E-mail, social media, interruptions keep us from thinking deeply
"Happiness can only be found if you can free yourself of all other distractions." ---Saul Bellow
I’m really trying hard to do only one thing at a time, like writing this column. I’m trying hard not to glance at the red icon that announces that new e-mail has arrived and how much has arrived since the last time I checked. In fact, I’m closing down e-mail right now. I’m ignoring all of my social media connections, putting on a little Norman Brown and Ahmad Jamal jazz in the background, a fresh cup of Jamaica Blue Mountain coffee. Life is good … isn’t it?
Oh, if it were only that simple, and I could keep blocking out all those pesky little distractions. Think how much you’d actually get done if you were focused on getting things done instead of operating with the attention span of a mosquito, bopping from one e-mail message to another text message, back to another call, another email, a tweet, poke, alert, post, update ….
When was the last time you completed anything without a single interruption? Maybe you got through a phone call without someone stopping by your desk or knocking on your office door, but if you were reading a document, or preparing one, have you ever finished without distractions?
Do you find yourself taking that stuff home at night so you can finally get some quiet time to read, write, think? Of course, you have to wait until the kids are in bed, and by then you’re pretty drained after a long day -- “I guess I can get into the office early tomorrow and get a head start.” And so the cycle continues.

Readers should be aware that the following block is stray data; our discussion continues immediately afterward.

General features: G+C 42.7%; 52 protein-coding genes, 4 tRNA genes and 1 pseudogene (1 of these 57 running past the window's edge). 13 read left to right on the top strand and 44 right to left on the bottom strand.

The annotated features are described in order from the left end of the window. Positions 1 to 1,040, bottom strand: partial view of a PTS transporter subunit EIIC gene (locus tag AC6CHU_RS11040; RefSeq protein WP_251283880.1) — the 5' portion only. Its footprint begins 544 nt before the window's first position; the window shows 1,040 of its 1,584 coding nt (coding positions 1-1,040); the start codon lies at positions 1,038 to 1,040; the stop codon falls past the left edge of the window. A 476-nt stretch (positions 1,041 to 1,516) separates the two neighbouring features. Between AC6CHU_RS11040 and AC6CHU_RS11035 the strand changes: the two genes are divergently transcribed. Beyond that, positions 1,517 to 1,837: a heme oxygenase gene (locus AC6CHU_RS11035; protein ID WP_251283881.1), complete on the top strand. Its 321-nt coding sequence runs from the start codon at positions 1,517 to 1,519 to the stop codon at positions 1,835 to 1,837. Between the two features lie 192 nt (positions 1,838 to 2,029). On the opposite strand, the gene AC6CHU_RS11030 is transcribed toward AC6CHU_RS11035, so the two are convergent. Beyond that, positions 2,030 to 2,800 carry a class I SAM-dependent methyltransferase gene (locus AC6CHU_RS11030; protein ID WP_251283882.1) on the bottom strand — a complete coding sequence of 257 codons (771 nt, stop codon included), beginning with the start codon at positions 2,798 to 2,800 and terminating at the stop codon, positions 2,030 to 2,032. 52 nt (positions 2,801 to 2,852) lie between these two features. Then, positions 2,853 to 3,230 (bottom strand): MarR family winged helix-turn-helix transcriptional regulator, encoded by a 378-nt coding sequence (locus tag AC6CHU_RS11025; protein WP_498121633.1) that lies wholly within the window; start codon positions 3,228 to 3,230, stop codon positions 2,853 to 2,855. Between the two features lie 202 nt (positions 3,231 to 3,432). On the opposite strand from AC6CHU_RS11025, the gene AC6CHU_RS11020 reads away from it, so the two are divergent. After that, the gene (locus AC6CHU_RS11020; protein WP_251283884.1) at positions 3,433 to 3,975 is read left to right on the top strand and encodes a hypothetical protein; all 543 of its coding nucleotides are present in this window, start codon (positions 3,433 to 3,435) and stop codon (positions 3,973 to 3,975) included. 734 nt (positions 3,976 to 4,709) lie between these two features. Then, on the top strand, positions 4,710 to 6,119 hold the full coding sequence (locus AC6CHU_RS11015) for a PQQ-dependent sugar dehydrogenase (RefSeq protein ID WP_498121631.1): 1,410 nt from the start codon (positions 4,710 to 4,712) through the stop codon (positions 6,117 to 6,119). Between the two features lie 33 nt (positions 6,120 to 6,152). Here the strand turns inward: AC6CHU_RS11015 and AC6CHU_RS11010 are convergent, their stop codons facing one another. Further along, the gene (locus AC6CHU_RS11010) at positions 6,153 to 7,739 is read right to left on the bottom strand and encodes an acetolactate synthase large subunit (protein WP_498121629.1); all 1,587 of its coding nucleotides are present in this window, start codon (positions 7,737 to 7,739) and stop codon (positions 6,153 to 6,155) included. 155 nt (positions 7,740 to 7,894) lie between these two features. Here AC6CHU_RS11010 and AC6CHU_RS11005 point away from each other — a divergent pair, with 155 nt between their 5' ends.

Sound familiar? It sure was to Bill Powers, who last year published "Hamlet’s Blackberry," a thoughtful and provocative look at the bombardment of inputs attacking our craniums every day and our inability to find any quiet headroom.
I was already prepared to point out that the nagging distractions -- the archenemy of productivity -- are hardly a new phenomenon. I was going to point to some old news about a 1970s movement I clearly recall that promoted a “quiet hour,” during an era when the principal distractions were people hanging from your door frame, the usual phone calls and the “connectivity” of a new-fangled intercom system. The latest gimmick then was to hang bright red stop signs on our office doors, announcing that a certain hour that day would be interruption free. You might be able to break the rule if there was blood on the floor but, otherwise, not.
That’s not old news to Bill Powers, because he ventures back to Plato in ancient Greece and the philosopher Seneca in ancient Rome and their encounter with the “technology” of the day: document overflow. Powers recounts Seneca’s stress, that as the Roman empire expanded, they were inundated with documents of all types and became obsessed with checking on the latest boat arrival to see what else required their attention. Powers traces confrontations with encroaching “technologies” through Shakespeare as well as Henry David Thoreau at Walden Pond, who believed that as peoples’ inward lives failed, they were regularly, and more desperately, going to the post office to check their mail.